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Defense flags a bit, but Weber's OK

OGDEN — The opponent was overmatched, undersized and outclassed. Weber State getting a win against Montana Tech really wasn't in question. Rather, the Wildcats wanted to see improvement in the little things. The little things like offensive rebounds, assist-to-turnover ratio and defensive field goal percentage.

"Our goal was to make them shoot 40 percent or less," Weber State coach Joe Cravens said after the 82-51 whitewashing of the Orediggers. "So I'm not too happy about that."

Aside from that minor problem — Montana Tech shot 45.8 percent — Cravens had a hard time finding anything to complain about as the Wildcats improved to 3-0 heading into Saturdays game against Utah.

The Wildcats had five players score in double figures and all 10 players stepping onto the floor scored. WSU outrebounded the 'Diggers 40-23, had a 14-7 assist-to-turnover ratio and had 19 offensive rebounds in the win.

Terrell Stovall led all scorers with 13 points as Coric Riggs, Clint Burris, Dan Henry and Brett Cox each cracked double digits. No Wildcat played more than 25 minutes as Cravens took full advantage of his bench.

"I just wanted to come out and get a little bit better tonight," Cravens said. "And we did that. Now we just have to take that and start getting ready for Utah."

The Wildcats actually had a game on their hands for the first 10 minutes or so of the contest. Montana Tech came out firing from long range hoping to hit enough 3-pointers to hang with WSU. In fact, the NAIA Orediggers held a 15-12 lead six minutes into the game behind the hot shooting.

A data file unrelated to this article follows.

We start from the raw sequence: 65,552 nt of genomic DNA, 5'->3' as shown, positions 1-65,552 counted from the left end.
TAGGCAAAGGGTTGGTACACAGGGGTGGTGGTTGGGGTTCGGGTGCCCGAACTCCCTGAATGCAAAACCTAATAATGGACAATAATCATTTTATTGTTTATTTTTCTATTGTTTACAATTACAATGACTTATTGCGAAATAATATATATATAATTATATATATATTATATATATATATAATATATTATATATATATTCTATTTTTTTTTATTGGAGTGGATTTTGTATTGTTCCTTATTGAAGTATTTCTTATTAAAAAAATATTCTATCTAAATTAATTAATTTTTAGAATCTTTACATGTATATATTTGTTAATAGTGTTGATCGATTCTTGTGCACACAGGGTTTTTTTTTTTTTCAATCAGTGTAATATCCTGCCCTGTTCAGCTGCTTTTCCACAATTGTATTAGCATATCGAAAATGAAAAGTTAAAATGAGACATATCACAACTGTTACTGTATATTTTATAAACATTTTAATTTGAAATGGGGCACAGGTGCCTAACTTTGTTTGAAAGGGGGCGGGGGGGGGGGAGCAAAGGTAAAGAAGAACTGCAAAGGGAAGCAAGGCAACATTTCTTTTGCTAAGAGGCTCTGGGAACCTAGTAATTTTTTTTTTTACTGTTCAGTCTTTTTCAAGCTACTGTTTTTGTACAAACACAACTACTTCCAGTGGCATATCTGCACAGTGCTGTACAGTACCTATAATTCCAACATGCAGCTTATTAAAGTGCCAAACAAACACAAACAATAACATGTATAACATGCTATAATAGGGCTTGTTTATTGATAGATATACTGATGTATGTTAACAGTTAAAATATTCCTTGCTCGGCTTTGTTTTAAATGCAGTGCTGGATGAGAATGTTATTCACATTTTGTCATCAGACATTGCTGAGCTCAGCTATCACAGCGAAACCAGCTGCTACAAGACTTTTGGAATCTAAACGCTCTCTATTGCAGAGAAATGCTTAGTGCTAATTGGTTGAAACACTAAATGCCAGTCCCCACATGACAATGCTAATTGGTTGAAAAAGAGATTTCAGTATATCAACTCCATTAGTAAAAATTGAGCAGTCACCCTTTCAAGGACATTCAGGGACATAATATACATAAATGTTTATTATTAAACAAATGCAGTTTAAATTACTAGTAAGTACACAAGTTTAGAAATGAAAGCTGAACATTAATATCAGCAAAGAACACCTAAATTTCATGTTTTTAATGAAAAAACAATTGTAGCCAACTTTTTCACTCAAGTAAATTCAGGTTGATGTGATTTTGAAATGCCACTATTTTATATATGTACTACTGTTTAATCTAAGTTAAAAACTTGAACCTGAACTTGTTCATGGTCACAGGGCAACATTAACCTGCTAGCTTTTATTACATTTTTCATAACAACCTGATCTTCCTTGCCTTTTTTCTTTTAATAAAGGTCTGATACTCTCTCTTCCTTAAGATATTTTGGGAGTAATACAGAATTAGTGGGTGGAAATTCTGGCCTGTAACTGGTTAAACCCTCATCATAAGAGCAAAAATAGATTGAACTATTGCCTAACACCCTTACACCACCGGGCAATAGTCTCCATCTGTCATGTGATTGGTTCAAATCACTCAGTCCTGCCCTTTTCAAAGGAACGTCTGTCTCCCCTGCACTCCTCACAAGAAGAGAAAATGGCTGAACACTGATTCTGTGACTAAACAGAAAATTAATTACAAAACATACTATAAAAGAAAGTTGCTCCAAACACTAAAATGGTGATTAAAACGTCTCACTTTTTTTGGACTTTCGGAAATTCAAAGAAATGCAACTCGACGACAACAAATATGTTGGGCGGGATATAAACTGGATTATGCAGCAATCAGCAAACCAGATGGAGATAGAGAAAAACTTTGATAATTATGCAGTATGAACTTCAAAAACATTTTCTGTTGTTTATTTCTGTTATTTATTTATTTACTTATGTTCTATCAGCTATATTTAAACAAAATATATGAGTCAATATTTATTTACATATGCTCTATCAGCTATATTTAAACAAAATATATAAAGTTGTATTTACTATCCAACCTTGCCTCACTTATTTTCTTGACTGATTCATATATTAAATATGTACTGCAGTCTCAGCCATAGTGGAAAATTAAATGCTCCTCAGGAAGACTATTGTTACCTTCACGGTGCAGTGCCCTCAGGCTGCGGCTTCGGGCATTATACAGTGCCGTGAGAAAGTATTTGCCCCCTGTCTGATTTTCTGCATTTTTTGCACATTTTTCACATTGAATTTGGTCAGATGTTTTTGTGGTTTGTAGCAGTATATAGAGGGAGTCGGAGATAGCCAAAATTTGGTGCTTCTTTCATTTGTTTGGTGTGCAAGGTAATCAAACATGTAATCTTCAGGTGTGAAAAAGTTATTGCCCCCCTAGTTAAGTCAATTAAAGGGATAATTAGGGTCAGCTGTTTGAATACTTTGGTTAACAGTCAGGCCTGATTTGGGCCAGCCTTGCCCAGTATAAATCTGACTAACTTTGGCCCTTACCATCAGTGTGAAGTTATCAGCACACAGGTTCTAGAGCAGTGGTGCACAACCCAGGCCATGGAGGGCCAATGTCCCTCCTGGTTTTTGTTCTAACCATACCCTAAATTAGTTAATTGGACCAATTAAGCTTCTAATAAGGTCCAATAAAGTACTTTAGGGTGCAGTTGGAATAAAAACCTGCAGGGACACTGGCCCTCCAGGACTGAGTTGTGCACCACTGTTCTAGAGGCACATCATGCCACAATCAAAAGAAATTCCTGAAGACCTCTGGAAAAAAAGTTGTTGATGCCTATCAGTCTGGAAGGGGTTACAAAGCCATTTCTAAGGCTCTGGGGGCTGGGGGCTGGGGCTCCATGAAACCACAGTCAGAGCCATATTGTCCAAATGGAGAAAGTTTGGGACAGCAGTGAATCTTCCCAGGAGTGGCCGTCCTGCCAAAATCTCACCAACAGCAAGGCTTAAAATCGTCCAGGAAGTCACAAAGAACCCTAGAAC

That didn't last long, though, as the Orediggers lost their accuracy and Weber State asserted itself on the low post.

A 27-6 rally was all the Wildcats needed in the first half to remind their visitors just what the game was supposed to be — a win for the home squad and a pat on the back for the tuneup opponents as they boarded the bus back to Montana.

That eye-opener to start the game, though, was a matter of concern for several Weber State players.

"You've got to be up for every game," point guard Nick Covington said. "If you're not threatened at any time, it's hard to stay focused and not relax. But as long as you get the win, it's all good."

In this case, there was little that wasn't good.

WSU poured in 52 points in the paint as their big men set up shop on the low blocks and patiently pounded away at the Montana Tech post players. Doing that against Utah, however, will be a more challenging task.

"We just have to do what we do and run our offense the way we can run it," Covington said of the Utes. "That will be a different game, but if we stay focused and work hard, we'll be OK."